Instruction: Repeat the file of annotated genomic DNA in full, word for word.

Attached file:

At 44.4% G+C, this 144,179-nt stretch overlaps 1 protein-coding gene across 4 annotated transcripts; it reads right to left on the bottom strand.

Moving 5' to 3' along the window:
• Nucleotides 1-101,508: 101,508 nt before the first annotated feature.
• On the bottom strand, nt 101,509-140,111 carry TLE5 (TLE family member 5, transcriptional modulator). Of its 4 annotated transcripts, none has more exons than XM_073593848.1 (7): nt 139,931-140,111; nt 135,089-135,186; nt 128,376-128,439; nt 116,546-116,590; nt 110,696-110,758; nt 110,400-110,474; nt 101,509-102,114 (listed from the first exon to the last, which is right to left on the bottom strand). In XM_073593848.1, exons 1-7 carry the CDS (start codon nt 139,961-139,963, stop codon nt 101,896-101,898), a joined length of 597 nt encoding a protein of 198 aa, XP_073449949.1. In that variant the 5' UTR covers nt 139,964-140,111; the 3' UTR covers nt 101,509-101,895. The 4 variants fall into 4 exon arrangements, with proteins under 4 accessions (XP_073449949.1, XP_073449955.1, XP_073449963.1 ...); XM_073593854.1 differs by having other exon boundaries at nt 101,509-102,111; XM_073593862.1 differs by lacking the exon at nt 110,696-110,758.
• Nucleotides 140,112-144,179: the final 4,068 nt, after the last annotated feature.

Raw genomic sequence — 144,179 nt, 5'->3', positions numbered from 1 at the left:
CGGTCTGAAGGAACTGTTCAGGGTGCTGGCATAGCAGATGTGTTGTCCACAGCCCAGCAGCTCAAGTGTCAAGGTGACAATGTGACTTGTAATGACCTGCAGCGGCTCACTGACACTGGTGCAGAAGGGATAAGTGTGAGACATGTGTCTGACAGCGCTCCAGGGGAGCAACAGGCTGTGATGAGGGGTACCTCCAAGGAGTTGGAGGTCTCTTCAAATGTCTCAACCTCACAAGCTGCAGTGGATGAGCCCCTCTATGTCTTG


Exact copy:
At 44.4% G+C, this 144,179-nt stretch overlaps 1 protein-coding gene across 4 annotated transcripts; it reads right to left on the bottom strand.

Moving 5' to 3' along the window:
• Nucleotides 1-101,508: 101,508 nt before the first annotated feature.
• On the bottom strand, nt 101,509-140,111 carry TLE5 (TLE family member 5, transcriptional modulator). Of its 4 annotated transcripts, none has more exons than XM_073593848.1 (7): nt 139,931-140,111; nt 135,089-135,186; nt 128,376-128,439; nt 116,546-116,590; nt 110,696-110,758; nt 110,400-110,474; nt 101,509-102,114 (listed from the first exon to the last, which is right to left on the bottom strand). In XM_073593848.1, exons 1-7 carry the CDS (start codon nt 139,961-139,963, stop codon nt 101,896-101,898), a joined length of 597 nt encoding a protein of 198 aa, XP_073449949.1. In that variant the 5' UTR covers nt 139,964-140,111; the 3' UTR covers nt 101,509-101,895. The 4 variants fall into 4 exon arrangements, with proteins under 4 accessions (XP_073449949.1, XP_073449955.1, XP_073449963.1 ...); XM_073593854.1 differs by having other exon boundaries at nt 101,509-102,111; XM_073593862.1 differs by lacking the exon at nt 110,696-110,758.
• Nucleotides 140,112-144,179: the final 4,068 nt, after the last annotated feature.

Raw genomic sequence — 144,179 nt, 5'->3', positions numbered from 1 at the left:
CGGTCTGAAGGAACTGTTCAGGGTGCTGGCATAGCAGATGTGTTGTCCACAGCCCAGCAGCTCAAGTGTCAAGGTGACAATGTGACTTGTAATGACCTGCAGCGGCTCACTGACACTGGTGCAGAAGGGATAAGTGTGAGACATGTGTCTGACAGCGCTCCAGGGGAGCAACAGGCTGTGATGAGGGGTACCTCCAAGGAGTTGGAGGTCTCTTCAAATGTCTCAACCTCACAAGCTGCAGTGGATGAGCCCCTCTATGTCTTG